I have to admit it: two and a half weeks in and I’m really enjoying myself. (The first thing I thought when I saw that sentence was, “Ah, must check that they know the “l” in “half” is silent.” That is something I came across in a private lesson last week.) Yet, if I had written this blog last Tuesday after school, I would have said how terrible I thought I was doing and how the teachers must all be thinking that I’m hopeless. What a difference having two great lessons at the end of the day, as opposed to one mediocre lesson and one shambles of a lesson, can make to your general mood and opinion.
You will have worked out, then, that it hasn’t all been entirely smooth sailing at school so far. There have been times when I have felt very unqualified for the work I am doing, and have actually wondered if some of the staff think I have some teaching experience. I don’t. I have been a mentor/tutor to some small groups of girls at a high school, but I have never, ever stood up in front of a class to teach. (Unless you count teaching a few ballet classes about 6 years ago..!)
A few times since arriving here, I have felt totally thrown into the deep end when asked to occupy the class for the entire lesson with a worksheet given to me about 10 minutes beforehand, while the teacher sits at the back of the classroom marking work. Fortunately, most of the time I am acting only in my stated role of “language assistant.” This means that the teacher runs the class and I help them and answer student questions. Or, I am given an activity to do with the kids a day before or a few hours before and I can prepare myself. Or, in one year level, I have been presenting Australia to them for the past three lessons. When I can prepare myself, I feel like I can actually pretend to know what I’m doing. When trying to make it up as I go along, I fear I fail miserably!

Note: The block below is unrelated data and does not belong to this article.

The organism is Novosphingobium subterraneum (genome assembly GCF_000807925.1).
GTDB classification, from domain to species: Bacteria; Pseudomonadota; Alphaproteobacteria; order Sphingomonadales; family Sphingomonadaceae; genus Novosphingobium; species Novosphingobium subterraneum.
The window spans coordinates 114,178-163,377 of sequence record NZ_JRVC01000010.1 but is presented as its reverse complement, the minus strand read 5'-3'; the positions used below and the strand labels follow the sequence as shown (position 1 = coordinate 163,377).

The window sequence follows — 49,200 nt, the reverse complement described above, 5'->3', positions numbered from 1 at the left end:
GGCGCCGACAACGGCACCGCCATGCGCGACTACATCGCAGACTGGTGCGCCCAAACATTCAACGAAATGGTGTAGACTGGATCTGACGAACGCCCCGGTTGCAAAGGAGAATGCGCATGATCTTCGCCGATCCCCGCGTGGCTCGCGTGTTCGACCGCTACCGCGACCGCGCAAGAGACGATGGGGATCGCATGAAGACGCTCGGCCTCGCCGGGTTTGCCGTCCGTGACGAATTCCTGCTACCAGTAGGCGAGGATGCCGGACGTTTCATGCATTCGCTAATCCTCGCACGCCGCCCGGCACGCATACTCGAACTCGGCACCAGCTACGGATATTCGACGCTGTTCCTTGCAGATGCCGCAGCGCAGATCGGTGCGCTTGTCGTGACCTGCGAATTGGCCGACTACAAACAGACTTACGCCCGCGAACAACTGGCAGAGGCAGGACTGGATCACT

These bumps in the road are normal, and I’m sure I will only gain confidence as I go along and work out my role in the classroom and how I can best help these kids. I work with the bilingual classes, the students who have elected to do a number of their subjects in English, rather than just taking English as a second language subject. So far I have been impressed by the general level of English and by the confidence of many students. I still have days where I say something and all I get in response is a look of utter incomprehension but I don’t doubt they’re still becoming accustomed to the Australian accent!
With that, Happy Australia Day! I will be going to work, it is freezing cold and the only Australian food I have here is Vegemite. Ah well, it is a year of firsts.